Neither the Perfect Host Nor the Perfect Guest

Neither the Perfect Host Nor the Perfect Guest

Apparently, a fair number of spectators at Sunday’s Gay Pride March were buying the Family Research Council’s PR about our mayor, Michael Bloomberg.

In an overheated blast at three New York Republicans in advance of the August Republican Convention here, the group charged that Bloomberg, former Mayor Rudy Giuliani, and Gov. George Pataki are “Republicans In Name Only” or, cleverly, RINOs, who share a “pro-homosexual, anti-traditional marriage… extremist agenda.”

Despite abundant recent evidence that that is not—shall we say—a fair characterization of Bloomberg, never mind Pataki or Giuliani, most of those responding to the mayor’s appearance on Fifth Avenue this past Sunday greeted him positively, if not enthusiastically. In yet another sign that Log Cabin Republicans have a tough time catching a break in this town, that group, marching separately from Bloomberg, mostly faced catcalls.

Despite the roar of the crowd, a discerning read on the mayor’s recent record on issues of importance to the queer community would have to grade him either hostile or, at best, AWOL.

Just this week, the City Council was forced to wield its power to override a mayoral veto on the Equal Benefits Bill, a measure that will require city contractors to give its gay and lesbian employees parity with respect to the spousal benefits they offer their workers. The Empire State Pride Agenda last year declared the measure its most important goal at City Hall and candidate Bloomberg initially supported the legislation. Now, despite the Council override, the mayor is threatening legal action to block implementation.

The administration has also been resistant to the Council’s passage, this week as well, of a bill toughening the fight against bullying and harassment in the public schools, including that motivated by anti-gay and gender expression bias. Bloomberg’s top advisors only agreed to talk about the measure at all when the U.S. Justice Department focused a spotlight on racial bias, unaddressed, in a Queens high school. No one knows whether the mayor will sign or veto the new bullying law.

Bloomberg is strikingly passive on the biggest marquee issue facing the gay community. As other top city politicians are speaking out in favor of same-sex marriage, the mayor, who is divorced, has mostly taken a pass, alternately ridiculing the notion that anybody would want to get married and coolly suggesting that anyone interested in advancing the issue should go to Albany and lobby the Legislature—not bother him about it.

The New York Times and others have recently noted the low key, again almost passive posture that Bloomberg is adopting toward the impending gathering of Republicans at Madison Square Garden. In contrast to Giuliani and Pataki, who have been assigned high profile, prime time speaking slots on key convention nights, the mayor is being confined to a short greeting on the generally uneventful opening night of the gathering. Bloomberg has not pushed for any greater role, and pundits are speculating that over-identification with the Republican administration in Washington is unlikely to help him in his re-election bid next year.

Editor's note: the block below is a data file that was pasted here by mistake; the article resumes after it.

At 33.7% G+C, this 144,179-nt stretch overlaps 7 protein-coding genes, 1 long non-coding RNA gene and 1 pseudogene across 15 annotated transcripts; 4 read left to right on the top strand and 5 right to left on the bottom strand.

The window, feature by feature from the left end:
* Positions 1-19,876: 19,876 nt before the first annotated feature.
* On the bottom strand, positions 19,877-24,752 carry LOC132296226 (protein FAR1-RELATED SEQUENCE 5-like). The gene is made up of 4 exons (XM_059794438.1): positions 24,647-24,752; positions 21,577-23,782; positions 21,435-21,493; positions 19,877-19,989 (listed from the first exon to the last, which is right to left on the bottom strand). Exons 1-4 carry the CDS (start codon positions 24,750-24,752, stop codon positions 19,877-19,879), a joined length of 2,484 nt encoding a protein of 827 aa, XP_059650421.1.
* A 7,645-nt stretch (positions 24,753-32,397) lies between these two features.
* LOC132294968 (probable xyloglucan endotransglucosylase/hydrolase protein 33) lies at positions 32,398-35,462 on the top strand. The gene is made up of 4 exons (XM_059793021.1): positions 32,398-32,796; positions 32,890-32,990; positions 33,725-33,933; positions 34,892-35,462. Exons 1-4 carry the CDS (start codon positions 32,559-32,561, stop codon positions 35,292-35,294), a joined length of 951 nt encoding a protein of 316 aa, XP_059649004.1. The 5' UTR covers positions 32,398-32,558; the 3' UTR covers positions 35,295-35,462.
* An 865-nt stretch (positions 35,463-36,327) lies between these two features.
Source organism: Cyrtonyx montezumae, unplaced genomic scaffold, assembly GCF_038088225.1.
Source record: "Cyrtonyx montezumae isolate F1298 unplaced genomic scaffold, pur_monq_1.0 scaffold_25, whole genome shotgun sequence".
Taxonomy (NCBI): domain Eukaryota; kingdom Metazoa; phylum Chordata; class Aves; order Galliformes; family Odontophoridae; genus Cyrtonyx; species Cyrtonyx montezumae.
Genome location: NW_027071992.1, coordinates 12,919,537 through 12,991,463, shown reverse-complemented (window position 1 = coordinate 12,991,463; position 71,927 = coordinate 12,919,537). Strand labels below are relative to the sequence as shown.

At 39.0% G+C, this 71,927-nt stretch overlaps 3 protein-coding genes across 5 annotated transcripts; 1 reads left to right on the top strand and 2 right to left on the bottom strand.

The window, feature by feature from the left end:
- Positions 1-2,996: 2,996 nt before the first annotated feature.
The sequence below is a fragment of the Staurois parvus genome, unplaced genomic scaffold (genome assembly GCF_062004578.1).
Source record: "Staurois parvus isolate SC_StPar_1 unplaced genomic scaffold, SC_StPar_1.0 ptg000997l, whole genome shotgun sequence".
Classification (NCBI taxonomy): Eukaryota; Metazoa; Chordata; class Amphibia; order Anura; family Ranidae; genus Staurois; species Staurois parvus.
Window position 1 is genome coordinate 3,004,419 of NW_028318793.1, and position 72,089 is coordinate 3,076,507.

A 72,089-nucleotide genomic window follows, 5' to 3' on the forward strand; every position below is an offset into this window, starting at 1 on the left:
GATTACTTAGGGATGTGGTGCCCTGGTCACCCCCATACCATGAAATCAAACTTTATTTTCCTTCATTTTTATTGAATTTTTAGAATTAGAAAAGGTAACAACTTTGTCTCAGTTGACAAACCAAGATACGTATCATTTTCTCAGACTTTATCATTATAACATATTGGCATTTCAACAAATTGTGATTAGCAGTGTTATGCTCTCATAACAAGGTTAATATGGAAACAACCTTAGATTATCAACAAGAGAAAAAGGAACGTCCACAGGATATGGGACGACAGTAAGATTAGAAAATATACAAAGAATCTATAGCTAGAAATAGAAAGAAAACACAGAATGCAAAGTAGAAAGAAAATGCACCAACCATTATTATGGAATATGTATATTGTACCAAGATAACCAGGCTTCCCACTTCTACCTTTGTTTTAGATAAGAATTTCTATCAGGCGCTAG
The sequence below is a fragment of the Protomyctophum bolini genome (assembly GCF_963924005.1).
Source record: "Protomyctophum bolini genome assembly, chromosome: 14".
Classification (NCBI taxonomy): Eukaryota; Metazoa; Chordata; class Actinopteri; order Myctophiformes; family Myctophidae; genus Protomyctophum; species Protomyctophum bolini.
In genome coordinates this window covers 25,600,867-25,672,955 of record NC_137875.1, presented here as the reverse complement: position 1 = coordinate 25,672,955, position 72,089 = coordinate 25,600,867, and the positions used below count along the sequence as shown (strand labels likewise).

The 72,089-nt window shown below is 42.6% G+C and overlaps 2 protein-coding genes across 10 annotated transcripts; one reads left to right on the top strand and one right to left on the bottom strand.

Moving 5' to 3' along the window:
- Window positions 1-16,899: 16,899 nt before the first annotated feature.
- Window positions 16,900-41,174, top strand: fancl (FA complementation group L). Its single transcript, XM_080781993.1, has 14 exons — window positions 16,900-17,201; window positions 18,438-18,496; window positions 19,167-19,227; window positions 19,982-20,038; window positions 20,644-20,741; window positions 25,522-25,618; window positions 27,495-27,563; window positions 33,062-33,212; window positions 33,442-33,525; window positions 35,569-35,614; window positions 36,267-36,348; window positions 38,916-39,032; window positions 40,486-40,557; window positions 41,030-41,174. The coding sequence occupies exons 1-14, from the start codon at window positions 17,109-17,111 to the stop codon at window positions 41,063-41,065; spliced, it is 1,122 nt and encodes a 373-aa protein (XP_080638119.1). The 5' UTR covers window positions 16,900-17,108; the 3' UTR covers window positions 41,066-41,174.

But Bloomberg’s supposed coolness to the national G.O.P. is the flip side of the coin from his warm Pride reception on Sunday—it is mostly about appearances and posturing, rather than substance.

The mayor is carrying out his primary Republican Convention assignment with great alacrity—by throwing up all the roadblocks he can, within the increasingly frayed protections of our Constitution, in the path of those who disagree with George W. Bush and wish to peaceably assemble in protest. Anti-war protesters are being denied access to both Central Park and to streets anywhere close to Madison Square Garden. Organizers of a gay rights rally and concert, originally conceived with a “Summer of Love” theme and top name headliners, are also being told not to plan on Central Park, but to look to Flushing Meadows instead.

Perceptions will count for plenty when the media descends on New York and reports on how the city is responding to the president. Protesters kept at bay on the streets will have a tougher time getting their message across in the press. Karl Rove, the president’s chief political henchman, knows this, and so too, does a man who built a worldwide media empire.

Bloomberg is probably gleeful about speculation that he is a reluctant host to his Republican brethren, but the sad fact is that he plays host worst when it comes to his own constituents.


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